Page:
Tag Info

Hot answers tagged

12

Yes. MP3 is lossy so if you re-encode the new file to MP3 with Audacity/LAME, you will lose quality. But if you output the cropped file using a lossless codec such as FLAC, the quality should be no worse than the imported MP3. Some other tools allow you to crop MP3 tracks without re-encoding, such as mp3splt and mp3DirectCut. See How do I split an MP3 file ...


8

From a Unix-like (Linux, OSX, etc) commandline, ffmpeg can be used like this: for f in *.wav; do ffmpeg -i "$f" -c:a libmp3lame -q:a 2 "${f/%wav/mp3}" -c:a libvorbis -q:a 4 "${f/%wav/ogg}"; done This will convert every WAV in a directory into one MP3 and one OGG; note that it's case-sensitive (the above command will convert every file ending in .wav, but ...


6

Download the GSnap plug-in and choose "Download GSnap / Grymmjack skin (Size 310 KB, last modified 02 May 2007)" . You will have a folder containing two icons, GSnap-GJ.dll and GVSTLicense. Open My Computer -> Local Disk -> Program Files -> Audacity -> Plug-ins and copy GSnap-GJ.dll there (you should have Audacity 1.3 Beta (Unicode)). Open Audacity and open ...


6

In Windows Vista, I had to do the following: Go to Control Panel > Sound > Manage Audio Devices Select the Recording tab Right click an item or blank area on the list of devices and enable "Show Disabled Devices". This made the Stereo Mix device appear. Right click the Stereo Mix device and select "Enable" "Stereo Mix" was then available as an input ...


5

There are different types of gain control: Peak normalization will search for the loudest part of the file, amplify it to the loudest level possible and then amplify the rest accordingly. It's a pretty "stupid" technology in the sense of not making use of any psychoacoustics. ReplayGain is an algorithm that analyzes the files on a psychoacoustic basis and ...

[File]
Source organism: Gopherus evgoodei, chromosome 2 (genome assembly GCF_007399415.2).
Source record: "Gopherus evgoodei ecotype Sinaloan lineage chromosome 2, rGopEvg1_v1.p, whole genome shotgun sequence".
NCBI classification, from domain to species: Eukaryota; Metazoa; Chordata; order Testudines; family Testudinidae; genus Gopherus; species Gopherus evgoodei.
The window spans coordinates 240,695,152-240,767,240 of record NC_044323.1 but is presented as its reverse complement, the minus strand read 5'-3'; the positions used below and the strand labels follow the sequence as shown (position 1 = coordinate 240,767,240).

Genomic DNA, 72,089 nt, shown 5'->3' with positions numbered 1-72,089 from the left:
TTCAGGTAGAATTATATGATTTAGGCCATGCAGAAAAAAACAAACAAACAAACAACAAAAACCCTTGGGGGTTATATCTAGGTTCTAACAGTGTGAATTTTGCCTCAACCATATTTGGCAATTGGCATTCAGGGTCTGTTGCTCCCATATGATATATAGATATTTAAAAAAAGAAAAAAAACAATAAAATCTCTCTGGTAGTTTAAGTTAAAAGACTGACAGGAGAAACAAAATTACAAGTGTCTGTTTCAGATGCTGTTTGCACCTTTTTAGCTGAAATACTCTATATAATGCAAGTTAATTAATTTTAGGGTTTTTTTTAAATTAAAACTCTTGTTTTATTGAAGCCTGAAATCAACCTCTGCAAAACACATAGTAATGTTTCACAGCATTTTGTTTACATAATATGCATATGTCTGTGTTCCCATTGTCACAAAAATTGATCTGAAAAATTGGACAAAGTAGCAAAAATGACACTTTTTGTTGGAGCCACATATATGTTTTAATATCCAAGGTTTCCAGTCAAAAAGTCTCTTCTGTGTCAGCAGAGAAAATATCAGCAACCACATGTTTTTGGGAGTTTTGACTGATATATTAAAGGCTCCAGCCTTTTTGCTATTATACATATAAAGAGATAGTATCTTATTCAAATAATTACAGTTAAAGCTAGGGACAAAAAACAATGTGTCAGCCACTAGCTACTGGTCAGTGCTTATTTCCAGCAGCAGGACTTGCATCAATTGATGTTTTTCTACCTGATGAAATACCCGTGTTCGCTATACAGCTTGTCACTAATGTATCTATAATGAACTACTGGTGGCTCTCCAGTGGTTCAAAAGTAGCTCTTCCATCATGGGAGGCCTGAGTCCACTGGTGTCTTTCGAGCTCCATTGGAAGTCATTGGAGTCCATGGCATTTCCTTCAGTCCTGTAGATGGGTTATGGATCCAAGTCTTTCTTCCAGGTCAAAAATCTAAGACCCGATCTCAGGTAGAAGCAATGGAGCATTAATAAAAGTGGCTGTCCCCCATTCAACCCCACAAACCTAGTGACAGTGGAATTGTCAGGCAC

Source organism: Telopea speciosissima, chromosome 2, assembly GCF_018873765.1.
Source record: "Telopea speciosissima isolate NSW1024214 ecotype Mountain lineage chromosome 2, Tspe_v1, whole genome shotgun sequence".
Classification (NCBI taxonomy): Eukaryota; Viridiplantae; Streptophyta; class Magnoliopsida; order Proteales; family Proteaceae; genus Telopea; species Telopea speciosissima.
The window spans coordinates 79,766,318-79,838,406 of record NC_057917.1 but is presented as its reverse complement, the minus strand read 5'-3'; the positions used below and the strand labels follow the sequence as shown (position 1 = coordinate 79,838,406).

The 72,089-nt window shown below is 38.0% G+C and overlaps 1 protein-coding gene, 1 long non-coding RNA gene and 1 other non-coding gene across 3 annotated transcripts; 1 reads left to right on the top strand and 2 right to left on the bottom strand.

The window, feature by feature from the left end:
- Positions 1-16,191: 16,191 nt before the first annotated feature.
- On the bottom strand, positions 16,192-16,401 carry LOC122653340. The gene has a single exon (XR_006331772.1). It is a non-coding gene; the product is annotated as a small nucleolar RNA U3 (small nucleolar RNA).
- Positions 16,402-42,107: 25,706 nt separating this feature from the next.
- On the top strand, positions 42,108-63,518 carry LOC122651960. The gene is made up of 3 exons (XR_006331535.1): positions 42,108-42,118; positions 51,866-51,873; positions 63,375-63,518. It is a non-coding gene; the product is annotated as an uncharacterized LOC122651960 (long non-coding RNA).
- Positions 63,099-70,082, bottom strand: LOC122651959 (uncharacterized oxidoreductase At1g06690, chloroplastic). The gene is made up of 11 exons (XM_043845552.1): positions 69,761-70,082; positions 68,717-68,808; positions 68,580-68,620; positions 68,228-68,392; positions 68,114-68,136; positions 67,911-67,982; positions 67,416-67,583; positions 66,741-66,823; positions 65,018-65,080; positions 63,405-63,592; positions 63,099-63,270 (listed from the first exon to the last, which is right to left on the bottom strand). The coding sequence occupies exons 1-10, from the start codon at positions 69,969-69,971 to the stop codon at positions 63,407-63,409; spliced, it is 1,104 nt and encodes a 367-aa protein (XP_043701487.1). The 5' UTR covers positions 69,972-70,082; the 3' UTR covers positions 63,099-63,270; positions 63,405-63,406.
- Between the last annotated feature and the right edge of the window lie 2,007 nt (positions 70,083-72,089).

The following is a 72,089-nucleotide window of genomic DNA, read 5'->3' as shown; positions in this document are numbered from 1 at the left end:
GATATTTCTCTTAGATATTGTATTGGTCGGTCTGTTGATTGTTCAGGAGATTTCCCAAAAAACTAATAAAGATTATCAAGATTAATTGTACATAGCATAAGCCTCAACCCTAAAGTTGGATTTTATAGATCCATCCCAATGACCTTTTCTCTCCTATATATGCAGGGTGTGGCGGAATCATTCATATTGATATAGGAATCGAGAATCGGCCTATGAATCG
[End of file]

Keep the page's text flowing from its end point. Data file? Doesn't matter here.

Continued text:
5

Using Audacity 1.3.13-beta: Create new file Menu > Generate > Tone Pick your fundamental frequency (f = 1000Hz), and any other options you'd like (amplitude, length, etc.) Hit Ok - It will generate a 1000Hz tone. Menu > Tracks > Add New > Audio Track Ensure the new track is selected, Menu > Generate > Tone Pick your first harmonic frequency (2f, 3f, etc.) ...


5

I would suggest using sox for this kind of thing. Drop right channel with: sox in.wav out.wav remix 1 To reduce noise, you need to get a noise profile from a silent part of the file, i.e. something like this: sox noisy.wav -n trim 0 1 noiseprof | play noisy.wav noisered See the below for details on noiseprof and noisered. So the sequence for each file ...


4

This is actually possible using Audacity's Beat Finder analysis plug-in when combined with a bandpass filter. Duplicate your mono audio track. Find the tone's exact frequency. Select the tone you want Audacity to detect and choose Analyze → Plot Spectrum. Set the size to 16384. Move the mouse pointer over the highest peak. Look for the "peak" ...


4